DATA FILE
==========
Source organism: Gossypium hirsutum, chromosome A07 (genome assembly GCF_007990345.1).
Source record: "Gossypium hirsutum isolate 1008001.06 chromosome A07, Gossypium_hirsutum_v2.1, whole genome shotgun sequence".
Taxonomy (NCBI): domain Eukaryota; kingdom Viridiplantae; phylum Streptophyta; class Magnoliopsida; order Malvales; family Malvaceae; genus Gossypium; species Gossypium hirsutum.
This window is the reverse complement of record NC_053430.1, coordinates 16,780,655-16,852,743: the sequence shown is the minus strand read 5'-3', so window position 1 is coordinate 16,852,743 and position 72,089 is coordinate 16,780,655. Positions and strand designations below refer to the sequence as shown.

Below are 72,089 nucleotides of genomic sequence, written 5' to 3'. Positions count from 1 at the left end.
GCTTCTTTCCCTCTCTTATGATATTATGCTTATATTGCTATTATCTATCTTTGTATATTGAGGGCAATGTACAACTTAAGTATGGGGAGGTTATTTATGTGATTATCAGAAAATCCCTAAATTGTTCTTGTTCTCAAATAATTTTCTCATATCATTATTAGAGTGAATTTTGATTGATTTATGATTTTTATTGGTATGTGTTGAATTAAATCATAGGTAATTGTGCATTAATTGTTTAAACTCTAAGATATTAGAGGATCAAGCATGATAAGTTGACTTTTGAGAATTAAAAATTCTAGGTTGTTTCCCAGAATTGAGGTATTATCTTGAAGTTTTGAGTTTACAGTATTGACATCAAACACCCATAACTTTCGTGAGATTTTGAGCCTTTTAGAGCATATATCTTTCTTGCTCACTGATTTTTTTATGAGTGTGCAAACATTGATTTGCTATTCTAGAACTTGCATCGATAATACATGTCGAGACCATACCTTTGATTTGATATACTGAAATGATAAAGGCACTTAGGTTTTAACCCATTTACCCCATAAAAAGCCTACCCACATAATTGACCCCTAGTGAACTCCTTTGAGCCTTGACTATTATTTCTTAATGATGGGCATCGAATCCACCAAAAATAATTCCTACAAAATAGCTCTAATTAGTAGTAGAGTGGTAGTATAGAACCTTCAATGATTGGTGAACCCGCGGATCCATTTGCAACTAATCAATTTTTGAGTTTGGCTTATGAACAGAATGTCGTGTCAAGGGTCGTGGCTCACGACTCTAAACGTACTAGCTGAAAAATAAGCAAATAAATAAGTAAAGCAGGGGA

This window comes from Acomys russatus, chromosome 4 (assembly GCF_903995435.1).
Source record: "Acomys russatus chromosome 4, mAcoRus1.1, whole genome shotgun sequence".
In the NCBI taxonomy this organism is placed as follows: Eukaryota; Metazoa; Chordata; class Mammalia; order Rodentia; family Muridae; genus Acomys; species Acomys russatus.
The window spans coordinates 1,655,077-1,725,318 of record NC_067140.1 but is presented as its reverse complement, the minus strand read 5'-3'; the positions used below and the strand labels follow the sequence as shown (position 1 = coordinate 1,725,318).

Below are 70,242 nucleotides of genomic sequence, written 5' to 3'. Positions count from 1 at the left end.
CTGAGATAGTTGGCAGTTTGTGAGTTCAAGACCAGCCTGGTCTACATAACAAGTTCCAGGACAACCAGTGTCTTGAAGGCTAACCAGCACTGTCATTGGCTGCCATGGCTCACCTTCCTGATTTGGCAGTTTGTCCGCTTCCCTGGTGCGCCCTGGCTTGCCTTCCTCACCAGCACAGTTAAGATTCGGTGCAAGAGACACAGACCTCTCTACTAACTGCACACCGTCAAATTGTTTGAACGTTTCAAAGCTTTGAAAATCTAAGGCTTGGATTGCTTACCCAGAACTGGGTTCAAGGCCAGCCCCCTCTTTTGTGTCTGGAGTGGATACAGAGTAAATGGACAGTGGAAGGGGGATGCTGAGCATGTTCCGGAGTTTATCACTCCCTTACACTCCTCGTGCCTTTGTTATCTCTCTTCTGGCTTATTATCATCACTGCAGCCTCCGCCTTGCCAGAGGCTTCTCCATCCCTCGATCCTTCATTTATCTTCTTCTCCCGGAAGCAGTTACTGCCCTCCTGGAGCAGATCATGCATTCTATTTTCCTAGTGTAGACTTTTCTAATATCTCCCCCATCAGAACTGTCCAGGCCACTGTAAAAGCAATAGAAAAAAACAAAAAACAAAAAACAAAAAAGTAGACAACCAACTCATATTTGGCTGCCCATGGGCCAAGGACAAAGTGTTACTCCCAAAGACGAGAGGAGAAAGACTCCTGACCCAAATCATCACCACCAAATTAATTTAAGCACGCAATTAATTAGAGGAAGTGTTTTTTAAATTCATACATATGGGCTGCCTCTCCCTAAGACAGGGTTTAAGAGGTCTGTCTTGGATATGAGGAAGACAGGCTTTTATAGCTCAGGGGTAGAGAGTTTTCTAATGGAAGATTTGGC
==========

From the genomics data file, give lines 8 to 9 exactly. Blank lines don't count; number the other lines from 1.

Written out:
Source record: "Acomys russatus chromosome 4, mAcoRus1.1, whole genome shotgun sequence".
In the NCBI taxonomy this organism is placed as follows: Eukaryota; Metazoa; Chordata; class Mammalia; order Rodentia; family Muridae; genus Acomys; species Acomys russatus.